Seasonal Tips

No Cost Tips to Keep Your Heating Bills Down.

  1. Keep your thermostat set at one comfortable temperature during the day.
  2. Assign one person the responsibility to turn down the thermostat when you go to bed.
  3. If everyone is leaving the house for more than 2 hours turn the thermostat down to 60 degrees.
  4. When you come home and warm up your house do not turn the temperature above you’re normal setting. Setting it higher will not heat the house up any faster.
  5. Let the heat flow freely. Move furniture and throw rugs away from floor registers or baseboard heaters. Be careful not to block baseboard or wall heaters with drapes.
  6. Check the air filter on your furnace once a month during the heating season and replace when it is coated with dust.
  7. Vacuum dust off the heating fins of baseboard heaters once a month, also check the coils on the back of your refrigerator and freezer and vacuum when coated with dust.
  8. Check the ductwork under each floor register and clean if dirt or debris has fallen in.
  9. Cover your windows and sliding glass doors with heavy or insulated drapes at night or cold outside to keep cold drafts from entering rooms.
  10. When the sun is shining, open the drapes on the sunny side of the house to let the sun help heat your home.
  11. If you’re favorite chair or couch is right next to a heat register you may feel cooler sitting in the stream of blowing air. Try rearranging the furniture so the air does not blow across your legs.
  12. Call your PUD to ask for a free energy audit and ask what energy saving programs are available 296-2226.


Low Cost Tips to Keep Your Heating Bills Down.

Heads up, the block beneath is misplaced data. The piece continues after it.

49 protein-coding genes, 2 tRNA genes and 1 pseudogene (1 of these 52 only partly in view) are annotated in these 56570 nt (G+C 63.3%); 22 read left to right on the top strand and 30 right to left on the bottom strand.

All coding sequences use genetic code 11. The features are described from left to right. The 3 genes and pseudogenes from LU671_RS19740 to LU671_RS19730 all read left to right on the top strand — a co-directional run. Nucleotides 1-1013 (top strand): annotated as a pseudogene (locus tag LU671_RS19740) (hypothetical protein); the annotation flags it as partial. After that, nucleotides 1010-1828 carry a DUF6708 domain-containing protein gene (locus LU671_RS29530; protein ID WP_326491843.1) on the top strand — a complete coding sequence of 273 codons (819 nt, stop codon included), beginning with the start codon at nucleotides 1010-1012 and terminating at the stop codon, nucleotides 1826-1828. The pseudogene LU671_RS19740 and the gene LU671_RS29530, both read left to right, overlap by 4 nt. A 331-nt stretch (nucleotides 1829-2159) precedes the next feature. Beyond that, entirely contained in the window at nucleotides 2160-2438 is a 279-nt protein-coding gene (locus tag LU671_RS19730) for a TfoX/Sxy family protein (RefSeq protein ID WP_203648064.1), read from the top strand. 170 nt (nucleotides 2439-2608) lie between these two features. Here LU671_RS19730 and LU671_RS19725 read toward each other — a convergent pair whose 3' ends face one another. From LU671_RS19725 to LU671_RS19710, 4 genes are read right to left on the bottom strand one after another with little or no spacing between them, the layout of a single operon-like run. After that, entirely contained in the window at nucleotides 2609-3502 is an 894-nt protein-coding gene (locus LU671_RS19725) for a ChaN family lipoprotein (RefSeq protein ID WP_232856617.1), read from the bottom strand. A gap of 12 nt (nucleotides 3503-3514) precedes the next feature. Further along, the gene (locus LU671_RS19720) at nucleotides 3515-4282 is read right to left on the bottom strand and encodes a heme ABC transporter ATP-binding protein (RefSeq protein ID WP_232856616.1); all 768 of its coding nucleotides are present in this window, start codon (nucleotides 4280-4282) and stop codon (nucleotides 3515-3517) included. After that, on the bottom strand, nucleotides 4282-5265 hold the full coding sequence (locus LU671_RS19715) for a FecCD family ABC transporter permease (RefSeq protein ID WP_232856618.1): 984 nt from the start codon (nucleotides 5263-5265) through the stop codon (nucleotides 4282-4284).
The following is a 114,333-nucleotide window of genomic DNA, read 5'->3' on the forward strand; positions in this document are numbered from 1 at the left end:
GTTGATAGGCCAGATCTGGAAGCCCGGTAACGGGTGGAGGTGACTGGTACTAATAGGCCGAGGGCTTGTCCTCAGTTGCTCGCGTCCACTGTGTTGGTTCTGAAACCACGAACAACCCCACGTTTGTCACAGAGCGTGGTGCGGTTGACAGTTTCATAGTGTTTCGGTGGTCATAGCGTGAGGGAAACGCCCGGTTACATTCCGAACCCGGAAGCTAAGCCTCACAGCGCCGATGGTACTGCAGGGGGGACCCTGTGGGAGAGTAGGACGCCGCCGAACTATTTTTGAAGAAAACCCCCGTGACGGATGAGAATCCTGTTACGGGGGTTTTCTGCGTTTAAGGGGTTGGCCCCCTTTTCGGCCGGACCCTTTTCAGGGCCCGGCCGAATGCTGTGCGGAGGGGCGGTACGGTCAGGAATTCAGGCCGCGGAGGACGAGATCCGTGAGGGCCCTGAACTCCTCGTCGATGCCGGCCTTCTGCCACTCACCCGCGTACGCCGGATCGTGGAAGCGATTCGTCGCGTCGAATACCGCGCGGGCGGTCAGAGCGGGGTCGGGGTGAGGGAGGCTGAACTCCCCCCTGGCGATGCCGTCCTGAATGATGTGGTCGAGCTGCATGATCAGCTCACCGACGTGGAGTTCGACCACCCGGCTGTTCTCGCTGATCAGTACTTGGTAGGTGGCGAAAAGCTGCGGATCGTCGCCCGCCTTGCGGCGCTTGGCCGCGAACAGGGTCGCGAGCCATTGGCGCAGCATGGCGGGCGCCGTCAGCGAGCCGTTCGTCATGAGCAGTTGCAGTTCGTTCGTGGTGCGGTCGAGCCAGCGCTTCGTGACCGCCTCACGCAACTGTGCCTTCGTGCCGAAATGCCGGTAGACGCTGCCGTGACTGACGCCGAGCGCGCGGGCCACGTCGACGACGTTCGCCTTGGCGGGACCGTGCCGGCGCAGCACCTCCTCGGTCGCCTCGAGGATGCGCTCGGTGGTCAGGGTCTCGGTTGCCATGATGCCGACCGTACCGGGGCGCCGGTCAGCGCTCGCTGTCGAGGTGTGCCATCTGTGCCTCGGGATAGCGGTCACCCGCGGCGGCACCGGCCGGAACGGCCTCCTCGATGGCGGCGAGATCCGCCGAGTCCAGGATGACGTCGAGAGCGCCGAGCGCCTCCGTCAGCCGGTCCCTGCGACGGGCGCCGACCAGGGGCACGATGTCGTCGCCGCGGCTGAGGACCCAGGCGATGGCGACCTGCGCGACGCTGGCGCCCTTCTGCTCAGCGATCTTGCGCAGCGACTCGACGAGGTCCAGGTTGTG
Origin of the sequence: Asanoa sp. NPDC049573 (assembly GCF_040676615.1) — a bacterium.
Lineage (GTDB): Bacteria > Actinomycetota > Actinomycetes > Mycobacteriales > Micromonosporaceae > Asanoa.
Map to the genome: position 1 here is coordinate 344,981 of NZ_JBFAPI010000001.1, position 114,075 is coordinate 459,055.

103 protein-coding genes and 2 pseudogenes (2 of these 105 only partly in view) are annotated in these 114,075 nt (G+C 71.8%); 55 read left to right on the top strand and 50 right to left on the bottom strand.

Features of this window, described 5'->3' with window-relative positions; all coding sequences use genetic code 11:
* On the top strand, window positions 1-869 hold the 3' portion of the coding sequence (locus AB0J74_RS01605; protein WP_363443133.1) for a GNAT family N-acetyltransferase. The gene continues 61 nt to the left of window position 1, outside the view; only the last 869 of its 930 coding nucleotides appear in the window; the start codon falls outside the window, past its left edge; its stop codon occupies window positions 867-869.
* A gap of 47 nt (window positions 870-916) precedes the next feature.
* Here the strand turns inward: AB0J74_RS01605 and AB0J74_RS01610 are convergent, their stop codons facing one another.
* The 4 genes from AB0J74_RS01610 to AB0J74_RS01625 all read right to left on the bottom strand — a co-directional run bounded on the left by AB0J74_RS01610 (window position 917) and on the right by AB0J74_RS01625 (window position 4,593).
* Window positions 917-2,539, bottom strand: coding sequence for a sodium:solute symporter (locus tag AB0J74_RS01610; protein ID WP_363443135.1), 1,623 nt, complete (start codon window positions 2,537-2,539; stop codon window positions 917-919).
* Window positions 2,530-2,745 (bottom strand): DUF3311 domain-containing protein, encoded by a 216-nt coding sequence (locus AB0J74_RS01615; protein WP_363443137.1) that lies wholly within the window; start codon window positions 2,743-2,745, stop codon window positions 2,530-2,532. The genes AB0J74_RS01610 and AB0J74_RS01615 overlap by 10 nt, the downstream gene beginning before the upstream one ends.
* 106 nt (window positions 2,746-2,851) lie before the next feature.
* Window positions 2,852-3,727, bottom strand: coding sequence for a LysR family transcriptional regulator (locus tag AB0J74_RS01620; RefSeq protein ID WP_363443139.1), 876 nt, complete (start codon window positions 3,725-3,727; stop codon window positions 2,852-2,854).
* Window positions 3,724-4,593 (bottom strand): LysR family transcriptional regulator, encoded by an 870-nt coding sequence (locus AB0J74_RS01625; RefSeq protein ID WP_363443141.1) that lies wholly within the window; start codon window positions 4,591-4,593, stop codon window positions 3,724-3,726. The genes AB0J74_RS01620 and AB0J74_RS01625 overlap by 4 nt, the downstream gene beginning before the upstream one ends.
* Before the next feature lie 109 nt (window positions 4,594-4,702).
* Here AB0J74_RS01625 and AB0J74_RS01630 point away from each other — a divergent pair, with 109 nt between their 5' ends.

1. Hot air is always trying to escape from your house in winter and air sealing is just as important as insulation in the attic floor and walls. Start inside the house and check the weather-stripping around the outside doors and windows. Make sure they close all the way and the weather-stripping makes good contact all the way around.
  2. Check the crack at the bottom of the door, if you see light put a door sweep on to keep out the drafts or a rolled up towel will work too.
  3. Caulking cracks and holes keeps warm air in and cold air out. Start inside your house at the ceiling, any place that wires or pipes or chimneys go through to the attic are paths for hot air to escape. Hot air rises so this is the most important area to seal up. If you have an open beam ceiling you need to caulk all around the outside wall ceiling joints and where the beams go through the walls.
    • Then seal around door and window frames and any other pipes or wires that go through the walls again from the inside of the house.
    • Last, seal around any pipes or wires or ductwork holes in the floor.
  4. If you have ductwork that goes from your furnace to the crawlspace or attic to the rooms of your house, you should have a contractor check to make sure it is airtight. The heated or cooled air is blown through your house by a big fan that blows about 300 to 400 cubic feet of air minute. So even little cracks can loose a lot of air to the outside. Tests show that leaky ductwork can cause the heating bills to increase 25% to 35%. So the cost of air sealing them is rapidly paid back.